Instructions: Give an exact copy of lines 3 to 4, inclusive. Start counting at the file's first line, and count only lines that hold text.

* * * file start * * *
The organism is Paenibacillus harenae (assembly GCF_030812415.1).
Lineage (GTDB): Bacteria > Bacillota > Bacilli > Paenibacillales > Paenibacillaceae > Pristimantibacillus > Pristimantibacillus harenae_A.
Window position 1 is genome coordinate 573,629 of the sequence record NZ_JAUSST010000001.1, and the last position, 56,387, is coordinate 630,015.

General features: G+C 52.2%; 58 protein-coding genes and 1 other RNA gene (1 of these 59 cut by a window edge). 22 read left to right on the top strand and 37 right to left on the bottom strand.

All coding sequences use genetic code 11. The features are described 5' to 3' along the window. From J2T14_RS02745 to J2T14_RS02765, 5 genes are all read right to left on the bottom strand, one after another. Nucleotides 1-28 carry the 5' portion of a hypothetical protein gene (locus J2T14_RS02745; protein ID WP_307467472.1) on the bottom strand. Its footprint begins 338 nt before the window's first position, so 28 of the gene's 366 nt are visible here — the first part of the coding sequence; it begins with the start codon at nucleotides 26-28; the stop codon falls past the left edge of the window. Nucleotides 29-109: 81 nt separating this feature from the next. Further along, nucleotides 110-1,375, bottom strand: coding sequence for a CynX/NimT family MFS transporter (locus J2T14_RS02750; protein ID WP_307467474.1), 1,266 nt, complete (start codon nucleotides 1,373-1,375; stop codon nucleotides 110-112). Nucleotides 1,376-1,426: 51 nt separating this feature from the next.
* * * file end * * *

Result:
Window position 1 is genome coordinate 573,629 of the sequence record NZ_JAUSST010000001.1, and the last position, 56,387, is coordinate 630,015.

General features: G+C 52.2%; 58 protein-coding genes and 1 other RNA gene (1 of these 59 cut by a window edge). 22 read left to right on the top strand and 37 right to left on the bottom strand.